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Teal K. Rothschild

Teal K. Rothschild, Ph.D.
Professor of Sociology

B.A. Bard College
M.A., Ph.D. New School of Social Research

Contact Information
FCAS 135

Dr. Rothschild is an historical sociologist whose research has always focused on the intersections of social movements and identity. Rothschild’s interests surround the larger questions of how movements shape individuals and groups both within the movements and beyond, with specific attention to issues of racialization, privilege, power, discourse, victimization, and representation in a variety of contexts all within the United States. The most recent social movements she has studied include: the day without an immigrant protests of 2006, the Militia of Montana, and the Mythopetic men’s movement.

Currently, Rothschild is working on a more creative project, writing on white privilege for a younger audience of 3-8 year olds. In addition, Rothschild is presently developing an ethnographic study of a national social movement, with a more micro focus on a state chapter of the movement. The state chapter movement members will be studied in terms of both their presentation and experience of the intersections of their race, gender, and age in relation to movement membership.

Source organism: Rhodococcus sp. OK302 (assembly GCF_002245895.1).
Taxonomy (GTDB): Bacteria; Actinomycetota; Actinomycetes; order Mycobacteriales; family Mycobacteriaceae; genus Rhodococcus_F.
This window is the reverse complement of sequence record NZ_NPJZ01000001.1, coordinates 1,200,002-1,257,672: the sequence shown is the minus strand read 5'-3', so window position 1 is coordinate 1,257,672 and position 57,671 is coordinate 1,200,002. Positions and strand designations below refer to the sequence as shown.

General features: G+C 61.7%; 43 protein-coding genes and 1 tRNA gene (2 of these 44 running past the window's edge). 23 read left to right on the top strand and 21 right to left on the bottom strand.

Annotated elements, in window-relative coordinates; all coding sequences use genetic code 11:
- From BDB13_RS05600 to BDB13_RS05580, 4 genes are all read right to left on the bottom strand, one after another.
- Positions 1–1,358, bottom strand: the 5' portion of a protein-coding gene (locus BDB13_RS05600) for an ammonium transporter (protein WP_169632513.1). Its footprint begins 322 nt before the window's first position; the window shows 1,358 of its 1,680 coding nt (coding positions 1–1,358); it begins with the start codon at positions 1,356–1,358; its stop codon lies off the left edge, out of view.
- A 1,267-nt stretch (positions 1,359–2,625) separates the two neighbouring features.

Selected Publications and Presentations

Racialization and Discursive Constructions of 'The Other': Press representations of activists in the 'day without an immigrant'. Under Review.

(2011) An Immigrant, Not a Worker: Depiction of the 2006 ‘Day Without an Immigrant’ Protests in Printed Media of the United States. Journal of Media Sociology. Volume 3, Number 1-4: (77-89).

(2010) Racialized Masculinity and Discourses of Victimization: A Comparison of the Mythopoetic Men’s Movement and the Militia of Montana. Advances in Gender Research, Volume13, Number 1, Spring.


“The Discursive Constructions of ‘The Other’: Press representations of activists in the ‘day without an immigrant’.”  Sociologists for Women in Society: Towards a Feminist Institution. St. Petersburg, Florida. February 2-5, 2012. 

“Racialization of immigrants in the United States: An historical overview”. A community presentation: preparation for an interfaith trip to Douglas, Arizona. Barrington, Rhode Island, January 8, 2012.

“Anti-immigrant sentiment and dehumanization: Representations of The Day without an Immigrant Protests” in Investigating Countermovement Dynamics. Eastern Sociological Society Annual Meeting. Boston: Massachusetts, March 20, 2010.

Courses Taught:

SOC 100 Introduction to Sociology
SOC 260 Sociological Imagination
SOC 220 Sociological Perspectives on Race
SOC 316 Sociology of Gender
SOC 330 Globalization and Identity
SOC 340 Comparative Immigration
SOC 350 Comparative Social Movements and Social Change